Regarding glucose fluctuation, day-to-day variability was significantly reduced 1 month after the add-on of sitagliptin and the reduction continued up to after 3 months, although within-day variability showed nonsignificant tendency of curtailment.
3.2. Parameters Which Influence the Reduction of HbA1c Level
The reduction of HbA1c value (ΔHbA1c) was evaluated in relation to each predictive variable. As shown in Table 3, among nominal variables, the combination with α-GI was negatively correlated and the use of premixed insulin was positively correlated to the reduction of HbA1c. Among continuous variables, the higher initial HbA1c and fasting CPR level and the increase in body weight for 3 months were significantly correlated to the reduction of HbA1c (Table 4). The changes of parameters for glucose fluctuation were not significantly related to ΔHbA1c. In multiple stepwise regression analysis on ΔHbA1c as an outcome variable, initial HbA1c level and fasting CPR level were selected as significant predictive variables (Table 5).
After the add-on of S, 15 patients including 9 treated with SU complained of mild hypoglycemia without any assistance, while no severe hypoglycemic episode was reported. After an appropriate cutting down of coadministered insulin dose, all those patients could avoid a recurrence of hypoglycemia thereafter. No other AEs were reported, and no patient was obliged to cease sitagliptin due to AEs.
Major outcomes of the present study were as follows. The add-on of sitagliptin for 3 months showed a significant reduction of HbA1c level in Japanese patients with T2DM whose glycemic control had not been adequate by insulin and/or OHAs without a weight gain or an occurrence of severe hypoglycemia. Sitagliptin add-on therapy could also reduce a fluctuation of blood glucose expressed as day-to-day variability. Forty-eight percent of the variation in HbA1c reduction after the add-on of sitagliptin was explained by the higher initial HbA1c level and fasting CPR level.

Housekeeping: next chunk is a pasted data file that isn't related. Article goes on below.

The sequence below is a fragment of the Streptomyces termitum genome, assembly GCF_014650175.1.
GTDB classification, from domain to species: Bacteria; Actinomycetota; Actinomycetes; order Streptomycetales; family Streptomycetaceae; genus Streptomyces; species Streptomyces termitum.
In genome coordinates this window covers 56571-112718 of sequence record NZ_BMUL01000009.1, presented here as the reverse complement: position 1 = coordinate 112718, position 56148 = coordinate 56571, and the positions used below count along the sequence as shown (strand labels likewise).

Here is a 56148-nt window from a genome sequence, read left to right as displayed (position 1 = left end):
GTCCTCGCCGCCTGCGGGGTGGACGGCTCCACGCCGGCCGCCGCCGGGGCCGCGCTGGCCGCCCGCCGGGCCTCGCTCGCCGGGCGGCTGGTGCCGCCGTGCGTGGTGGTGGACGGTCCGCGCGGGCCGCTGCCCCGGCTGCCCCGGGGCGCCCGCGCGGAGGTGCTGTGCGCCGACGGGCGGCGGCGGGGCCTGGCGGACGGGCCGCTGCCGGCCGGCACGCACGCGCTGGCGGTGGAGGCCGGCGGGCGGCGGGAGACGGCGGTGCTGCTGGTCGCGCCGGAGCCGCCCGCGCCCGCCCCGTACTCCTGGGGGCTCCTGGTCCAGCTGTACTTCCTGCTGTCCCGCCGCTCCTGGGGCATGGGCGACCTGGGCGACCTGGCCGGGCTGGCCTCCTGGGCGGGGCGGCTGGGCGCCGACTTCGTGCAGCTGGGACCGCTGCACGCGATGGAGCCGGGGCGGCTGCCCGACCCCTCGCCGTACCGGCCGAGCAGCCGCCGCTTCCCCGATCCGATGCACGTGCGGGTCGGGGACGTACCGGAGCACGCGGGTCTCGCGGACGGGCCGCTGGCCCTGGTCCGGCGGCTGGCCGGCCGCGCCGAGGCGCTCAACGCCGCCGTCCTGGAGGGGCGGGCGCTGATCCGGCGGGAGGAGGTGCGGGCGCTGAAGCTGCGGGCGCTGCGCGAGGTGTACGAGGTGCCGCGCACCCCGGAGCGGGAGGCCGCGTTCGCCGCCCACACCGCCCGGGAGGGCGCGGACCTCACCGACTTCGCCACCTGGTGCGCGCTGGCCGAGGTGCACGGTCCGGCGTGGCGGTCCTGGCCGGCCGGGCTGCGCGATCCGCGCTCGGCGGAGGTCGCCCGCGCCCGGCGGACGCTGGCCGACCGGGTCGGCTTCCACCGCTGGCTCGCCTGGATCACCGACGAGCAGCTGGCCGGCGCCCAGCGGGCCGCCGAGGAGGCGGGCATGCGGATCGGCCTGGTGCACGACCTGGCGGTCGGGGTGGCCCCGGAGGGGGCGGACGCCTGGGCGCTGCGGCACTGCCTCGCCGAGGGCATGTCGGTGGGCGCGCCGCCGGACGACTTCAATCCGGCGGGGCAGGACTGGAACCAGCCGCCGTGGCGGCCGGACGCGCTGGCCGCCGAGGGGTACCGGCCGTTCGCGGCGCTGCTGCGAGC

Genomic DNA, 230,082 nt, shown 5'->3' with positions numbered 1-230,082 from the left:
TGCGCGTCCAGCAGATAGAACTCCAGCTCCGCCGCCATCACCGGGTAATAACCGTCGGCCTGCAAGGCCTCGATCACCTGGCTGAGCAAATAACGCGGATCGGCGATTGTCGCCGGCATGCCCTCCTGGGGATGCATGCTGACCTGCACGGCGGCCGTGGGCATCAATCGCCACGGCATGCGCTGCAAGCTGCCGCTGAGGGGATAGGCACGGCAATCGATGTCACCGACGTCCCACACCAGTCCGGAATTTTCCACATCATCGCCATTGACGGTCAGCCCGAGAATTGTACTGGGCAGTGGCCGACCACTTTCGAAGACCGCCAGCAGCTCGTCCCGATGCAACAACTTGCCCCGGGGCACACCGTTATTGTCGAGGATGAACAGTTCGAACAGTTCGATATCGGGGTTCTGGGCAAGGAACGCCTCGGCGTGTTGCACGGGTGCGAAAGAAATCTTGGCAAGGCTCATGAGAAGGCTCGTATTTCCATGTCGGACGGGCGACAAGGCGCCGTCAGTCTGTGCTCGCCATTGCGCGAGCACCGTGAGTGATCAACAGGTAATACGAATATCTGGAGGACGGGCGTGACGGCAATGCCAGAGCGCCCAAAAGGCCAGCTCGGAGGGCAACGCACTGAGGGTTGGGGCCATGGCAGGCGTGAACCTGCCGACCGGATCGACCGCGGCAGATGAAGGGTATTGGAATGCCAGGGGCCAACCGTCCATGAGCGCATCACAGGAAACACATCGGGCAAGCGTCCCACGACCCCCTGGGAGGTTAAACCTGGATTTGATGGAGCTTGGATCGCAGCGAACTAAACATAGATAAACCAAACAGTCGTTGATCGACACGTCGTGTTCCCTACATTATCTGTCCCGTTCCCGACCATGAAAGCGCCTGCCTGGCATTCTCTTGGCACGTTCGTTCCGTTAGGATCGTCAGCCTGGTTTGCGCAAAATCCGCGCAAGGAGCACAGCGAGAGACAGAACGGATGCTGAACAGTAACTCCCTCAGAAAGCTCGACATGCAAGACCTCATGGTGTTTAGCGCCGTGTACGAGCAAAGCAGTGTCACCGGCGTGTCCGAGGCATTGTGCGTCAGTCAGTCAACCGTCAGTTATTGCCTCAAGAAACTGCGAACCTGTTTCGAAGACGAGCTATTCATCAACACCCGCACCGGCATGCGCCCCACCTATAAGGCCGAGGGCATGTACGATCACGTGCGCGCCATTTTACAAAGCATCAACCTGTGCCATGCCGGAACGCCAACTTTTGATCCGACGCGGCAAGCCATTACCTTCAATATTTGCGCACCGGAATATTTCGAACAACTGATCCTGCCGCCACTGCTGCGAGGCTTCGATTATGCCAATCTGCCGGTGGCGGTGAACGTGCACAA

The add-on of sitagliptin to ongoing insulin therapy brought about the decrease in HbA1c level of around 0.7%, which is comparable to those previously reported in T2DM patients in Japan [8, 9] or in overseas countries [4, 6]. Three of them are randomized controlled studies [4, 6, 9], and the remaining one is a retrospective observation study same as the present one. Apart from the reports from overseas, one report is limited to insulin monotherapy (premixed or long acting insulin) in spite of its prospective manner  and the other retrospective study consists of a relative small number  in Japanese T2DM patients. Even though this is a retrospective one, our current study revealed, for the first time, an efficacy of sitagliptin add-on therapy to insulin in real clinical practice among a large number of patients.
Weight gain or hypoglycemia is an inevitable adverse experience in T2DM patients especially treated with SU or insulin. During the add-on therapy of sitagliptin, body weight was stable in line with a previous report  in which an increase of insulin dose significantly produced weight gain in spite of a stable weight observed in sitagliptin add-on therapy. Same as most reports regarding sitagliptin add-on therapy [4, 6, 8, 9], a few reports of mild hypoglycemia were observed in the present study, indicating an excellent tolerability of this combination therapy. Consequently, insulin doses were cut down in one-third of total patients and no recurrence of hypoglycemia was observed thereafter, suggesting the importance of an adjustment of insulin dose without delay referring to the results of SMBG after the add-on of sitagliptin.